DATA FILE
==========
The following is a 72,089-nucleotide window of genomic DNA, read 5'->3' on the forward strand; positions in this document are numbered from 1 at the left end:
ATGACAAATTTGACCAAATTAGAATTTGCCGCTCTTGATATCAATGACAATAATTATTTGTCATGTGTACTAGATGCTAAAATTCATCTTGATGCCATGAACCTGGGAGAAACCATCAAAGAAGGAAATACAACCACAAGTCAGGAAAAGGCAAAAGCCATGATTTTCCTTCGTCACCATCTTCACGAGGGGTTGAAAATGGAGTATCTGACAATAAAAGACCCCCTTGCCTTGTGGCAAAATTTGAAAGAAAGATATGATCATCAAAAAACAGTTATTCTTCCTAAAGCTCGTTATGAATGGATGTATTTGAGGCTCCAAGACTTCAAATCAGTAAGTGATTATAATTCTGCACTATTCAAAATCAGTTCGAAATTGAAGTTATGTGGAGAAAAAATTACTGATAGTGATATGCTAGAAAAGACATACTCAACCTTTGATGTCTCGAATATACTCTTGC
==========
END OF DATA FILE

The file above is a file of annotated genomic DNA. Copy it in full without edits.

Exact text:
The following is a 72,089-nucleotide window of genomic DNA, read 5'->3' on the forward strand; positions in this document are numbered from 1 at the left end:
ATGACAAATTTGACCAAATTAGAATTTGCCGCTCTTGATATCAATGACAATAATTATTTGTCATGTGTACTAGATGCTAAAATTCATCTTGATGCCATGAACCTGGGAGAAACCATCAAAGAAGGAAATACAACCACAAGTCAGGAAAAGGCAAAAGCCATGATTTTCCTTCGTCACCATCTTCACGAGGGGTTGAAAATGGAGTATCTGACAATAAAAGACCCCCTTGCCTTGTGGCAAAATTTGAAAGAAAGATATGATCATCAAAAAACAGTTATTCTTCCTAAAGCTCGTTATGAATGGATGTATTTGAGGCTCCAAGACTTCAAATCAGTAAGTGATTATAATTCTGCACTATTCAAAATCAGTTCGAAATTGAAGTTATGTGGAGAAAAAATTACTGATAGTGATATGCTAGAAAAGACATACTCAACCTTTGATGTCTCGAATATACTCTTGC